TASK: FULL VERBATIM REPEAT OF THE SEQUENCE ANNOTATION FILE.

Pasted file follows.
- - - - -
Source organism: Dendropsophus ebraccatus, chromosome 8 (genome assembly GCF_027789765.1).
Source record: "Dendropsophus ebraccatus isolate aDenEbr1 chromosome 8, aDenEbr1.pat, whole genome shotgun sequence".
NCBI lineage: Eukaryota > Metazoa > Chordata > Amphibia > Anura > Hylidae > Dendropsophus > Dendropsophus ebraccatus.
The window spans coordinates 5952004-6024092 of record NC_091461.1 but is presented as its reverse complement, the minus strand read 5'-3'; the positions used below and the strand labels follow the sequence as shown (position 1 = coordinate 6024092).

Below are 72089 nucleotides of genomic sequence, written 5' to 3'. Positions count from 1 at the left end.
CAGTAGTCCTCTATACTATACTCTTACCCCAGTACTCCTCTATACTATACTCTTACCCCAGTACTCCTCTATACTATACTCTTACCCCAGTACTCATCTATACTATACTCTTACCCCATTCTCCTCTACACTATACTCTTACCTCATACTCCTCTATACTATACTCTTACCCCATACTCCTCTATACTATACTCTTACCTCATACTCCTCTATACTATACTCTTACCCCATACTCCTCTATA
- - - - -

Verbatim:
Source organism: Dendropsophus ebraccatus, chromosome 8 (genome assembly GCF_027789765.1).
Source record: "Dendropsophus ebraccatus isolate aDenEbr1 chromosome 8, aDenEbr1.pat, whole genome shotgun sequence".
NCBI lineage: Eukaryota > Metazoa > Chordata > Amphibia > Anura > Hylidae > Dendropsophus > Dendropsophus ebraccatus.
The window spans coordinates 5952004-6024092 of record NC_091461.1 but is presented as its reverse complement, the minus strand read 5'-3'; the positions used below and the strand labels follow the sequence as shown (position 1 = coordinate 6024092).

Below are 72089 nucleotides of genomic sequence, written 5' to 3'. Positions count from 1 at the left end.
CAGTAGTCCTCTATACTATACTCTTACCCCAGTACTCCTCTATACTATACTCTTACCCCAGTACTCCTCTATACTATACTCTTACCCCAGTACTCATCTATACTATACTCTTACCCCATTCTCCTCTACACTATACTCTTACCTCATACTCCTCTATACTATACTCTTACCCCATACTCCTCTATACTATACTCTTACCTCATACTCCTCTATACTATACTCTTACCCCATACTCCTCTATA